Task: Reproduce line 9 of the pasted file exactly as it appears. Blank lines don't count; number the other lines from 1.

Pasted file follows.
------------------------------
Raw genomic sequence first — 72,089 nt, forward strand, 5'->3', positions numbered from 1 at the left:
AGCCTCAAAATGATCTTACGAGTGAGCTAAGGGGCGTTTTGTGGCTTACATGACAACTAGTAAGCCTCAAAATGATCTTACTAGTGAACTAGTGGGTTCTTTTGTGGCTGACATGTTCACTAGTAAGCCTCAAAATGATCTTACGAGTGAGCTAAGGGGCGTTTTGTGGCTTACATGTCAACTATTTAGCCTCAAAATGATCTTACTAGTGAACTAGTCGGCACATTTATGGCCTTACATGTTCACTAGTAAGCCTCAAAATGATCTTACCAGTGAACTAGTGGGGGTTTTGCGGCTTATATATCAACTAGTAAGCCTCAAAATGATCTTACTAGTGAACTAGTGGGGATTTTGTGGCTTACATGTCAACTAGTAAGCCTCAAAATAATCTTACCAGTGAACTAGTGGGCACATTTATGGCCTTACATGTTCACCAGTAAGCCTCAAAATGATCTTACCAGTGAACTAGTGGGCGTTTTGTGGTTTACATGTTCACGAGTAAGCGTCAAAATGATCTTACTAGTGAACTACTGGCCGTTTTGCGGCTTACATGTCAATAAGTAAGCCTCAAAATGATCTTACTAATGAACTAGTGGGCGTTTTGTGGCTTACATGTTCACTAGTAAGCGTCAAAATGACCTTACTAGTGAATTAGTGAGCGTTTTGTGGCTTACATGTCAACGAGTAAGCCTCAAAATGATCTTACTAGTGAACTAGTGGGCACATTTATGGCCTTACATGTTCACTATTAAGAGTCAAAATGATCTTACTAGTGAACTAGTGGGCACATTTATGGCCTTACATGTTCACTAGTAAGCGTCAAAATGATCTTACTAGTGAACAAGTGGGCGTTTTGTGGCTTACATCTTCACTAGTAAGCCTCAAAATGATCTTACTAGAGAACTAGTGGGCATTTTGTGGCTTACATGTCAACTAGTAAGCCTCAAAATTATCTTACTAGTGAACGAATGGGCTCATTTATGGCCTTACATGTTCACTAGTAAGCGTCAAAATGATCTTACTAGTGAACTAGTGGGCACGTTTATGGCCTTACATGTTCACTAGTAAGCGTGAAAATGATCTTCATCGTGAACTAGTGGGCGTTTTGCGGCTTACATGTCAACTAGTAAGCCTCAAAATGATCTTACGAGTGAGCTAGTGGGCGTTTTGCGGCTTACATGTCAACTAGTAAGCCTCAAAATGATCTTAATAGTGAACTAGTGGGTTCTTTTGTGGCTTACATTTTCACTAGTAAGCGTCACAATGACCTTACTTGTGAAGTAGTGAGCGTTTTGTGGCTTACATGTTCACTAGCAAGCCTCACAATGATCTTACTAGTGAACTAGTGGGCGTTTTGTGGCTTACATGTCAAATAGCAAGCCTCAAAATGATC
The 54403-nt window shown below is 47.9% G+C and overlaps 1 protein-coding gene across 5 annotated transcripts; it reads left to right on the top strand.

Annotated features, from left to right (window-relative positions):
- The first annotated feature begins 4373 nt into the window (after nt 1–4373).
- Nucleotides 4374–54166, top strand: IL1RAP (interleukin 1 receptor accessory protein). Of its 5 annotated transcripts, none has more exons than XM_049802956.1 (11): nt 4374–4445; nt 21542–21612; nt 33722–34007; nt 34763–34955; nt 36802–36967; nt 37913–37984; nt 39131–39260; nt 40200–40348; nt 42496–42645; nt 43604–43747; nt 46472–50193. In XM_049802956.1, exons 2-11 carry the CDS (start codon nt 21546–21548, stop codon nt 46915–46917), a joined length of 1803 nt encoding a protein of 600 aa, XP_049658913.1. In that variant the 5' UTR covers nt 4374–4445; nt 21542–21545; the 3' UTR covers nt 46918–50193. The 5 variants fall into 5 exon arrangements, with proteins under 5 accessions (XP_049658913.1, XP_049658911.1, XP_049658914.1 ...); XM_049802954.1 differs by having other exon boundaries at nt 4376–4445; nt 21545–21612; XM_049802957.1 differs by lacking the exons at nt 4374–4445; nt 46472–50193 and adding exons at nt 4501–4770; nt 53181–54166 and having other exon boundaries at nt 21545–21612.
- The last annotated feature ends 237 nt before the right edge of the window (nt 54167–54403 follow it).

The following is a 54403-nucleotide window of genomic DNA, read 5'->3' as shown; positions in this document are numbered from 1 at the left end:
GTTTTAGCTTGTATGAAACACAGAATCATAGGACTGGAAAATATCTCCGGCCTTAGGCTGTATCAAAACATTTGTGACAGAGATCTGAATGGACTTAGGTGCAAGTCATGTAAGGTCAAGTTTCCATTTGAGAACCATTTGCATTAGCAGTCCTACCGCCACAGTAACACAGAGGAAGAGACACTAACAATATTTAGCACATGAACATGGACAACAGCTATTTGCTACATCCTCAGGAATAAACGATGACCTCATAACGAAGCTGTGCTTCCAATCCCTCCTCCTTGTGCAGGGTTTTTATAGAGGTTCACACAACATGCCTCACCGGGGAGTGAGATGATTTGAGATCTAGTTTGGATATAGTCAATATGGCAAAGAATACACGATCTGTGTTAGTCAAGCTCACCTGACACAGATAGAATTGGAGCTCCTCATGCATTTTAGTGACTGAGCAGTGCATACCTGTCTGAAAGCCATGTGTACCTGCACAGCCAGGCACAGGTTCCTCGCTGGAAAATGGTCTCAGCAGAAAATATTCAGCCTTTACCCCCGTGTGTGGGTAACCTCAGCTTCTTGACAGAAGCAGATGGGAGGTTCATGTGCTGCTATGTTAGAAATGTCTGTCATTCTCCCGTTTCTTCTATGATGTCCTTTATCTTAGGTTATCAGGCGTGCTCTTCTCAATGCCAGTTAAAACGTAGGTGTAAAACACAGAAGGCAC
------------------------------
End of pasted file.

GTTTTAGCTTGTATGAAACACAGAATCATAGGACTGGAAAATATCTCCGGCCTTAGGCTGTATCAAAACATTTGTGACAGAGATCTGAATGGACTTAGGTGCAAGTCATGTAAGGTCAAGTTTCCATTTGAGAACCATTTGCATTAGCAGTCCTACCGCCACAGTAACACAGAGGAAGAGACACTAACAATATTTAGCACATGAACATGGACAACAGCTATTTGCTACATCCTCAGGAATAAACGATGACCTCATAACGAAGCTGTGCTTCCAATCCCTCCTCCTTGTGCAGGGTTTTTATAGAGGTTCACACAACATGCCTCACCGGGGAGTGAGATGATTTGAGATCTAGTTTGGATATAGTCAATATGGCAAAGAATACACGATCTGTGTTAGTCAAGCTCACCTGACACAGATAGAATTGGAGCTCCTCATGCATTTTAGTGACTGAGCAGTGCATACCTGTCTGAAAGCCATGTGTACCTGCACAGCCAGGCACAGGTTCCTCGCTGGAAAATGGTCTCAGCAGAAAATATTCAGCCTTTACCCCCGTGTGTGGGTAACCTCAGCTTCTTGACAGAAGCAGATGGGAGGTTCATGTGCTGCTATGTTAGAAATGTCTGTCATTCTCCCGTTTCTTCTATGATGTCCTTTATCTTAGGTTATCAGGCGTGCTCTTCTCAATGCCAGTTAAAACGTAGGTGTAAAACACAGAAGGCAC